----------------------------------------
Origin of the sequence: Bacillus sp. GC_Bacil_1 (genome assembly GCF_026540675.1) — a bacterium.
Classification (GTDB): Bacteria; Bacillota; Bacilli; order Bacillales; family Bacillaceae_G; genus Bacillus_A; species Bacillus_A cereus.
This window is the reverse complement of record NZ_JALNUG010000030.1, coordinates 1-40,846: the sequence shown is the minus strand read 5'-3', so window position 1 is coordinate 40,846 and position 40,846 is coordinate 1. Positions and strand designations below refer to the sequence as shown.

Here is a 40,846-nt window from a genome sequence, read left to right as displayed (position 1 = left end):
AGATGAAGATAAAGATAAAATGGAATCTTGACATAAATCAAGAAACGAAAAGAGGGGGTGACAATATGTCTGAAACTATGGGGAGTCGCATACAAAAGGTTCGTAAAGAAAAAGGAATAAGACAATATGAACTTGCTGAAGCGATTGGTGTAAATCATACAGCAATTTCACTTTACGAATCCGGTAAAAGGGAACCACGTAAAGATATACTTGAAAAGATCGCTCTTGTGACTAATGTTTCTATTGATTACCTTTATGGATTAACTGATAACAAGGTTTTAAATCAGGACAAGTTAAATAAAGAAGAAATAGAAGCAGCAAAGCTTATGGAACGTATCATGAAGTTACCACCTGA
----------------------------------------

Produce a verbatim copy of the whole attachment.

Origin of the sequence: Bacillus sp. GC_Bacil_1 (genome assembly GCF_026540675.1) — a bacterium.
Classification (GTDB): Bacteria; Bacillota; Bacilli; order Bacillales; family Bacillaceae_G; genus Bacillus_A; species Bacillus_A cereus.
This window is the reverse complement of record NZ_JALNUG010000030.1, coordinates 1-40,846: the sequence shown is the minus strand read 5'-3', so window position 1 is coordinate 40,846 and position 40,846 is coordinate 1. Positions and strand designations below refer to the sequence as shown.

Here is a 40,846-nt window from a genome sequence, read left to right as displayed (position 1 = left end):
AGATGAAGATAAAGATAAAATGGAATCTTGACATAAATCAAGAAACGAAAAGAGGGGGTGACAATATGTCTGAAACTATGGGGAGTCGCATACAAAAGGTTCGTAAAGAAAAAGGAATAAGACAATATGAACTTGCTGAAGCGATTGGTGTAAATCATACAGCAATTTCACTTTACGAATCCGGTAAAAGGGAACCACGTAAAGATATACTTGAAAAGATCGCTCTTGTGACTAATGTTTCTATTGATTACCTTTATGGATTAACTGATAACAAGGTTTTAAATCAGGACAAGTTAAATAAAGAAGAAATAGAAGCAGCAAAGCTTATGGAACGTATCATGAAGTTACCACCTGA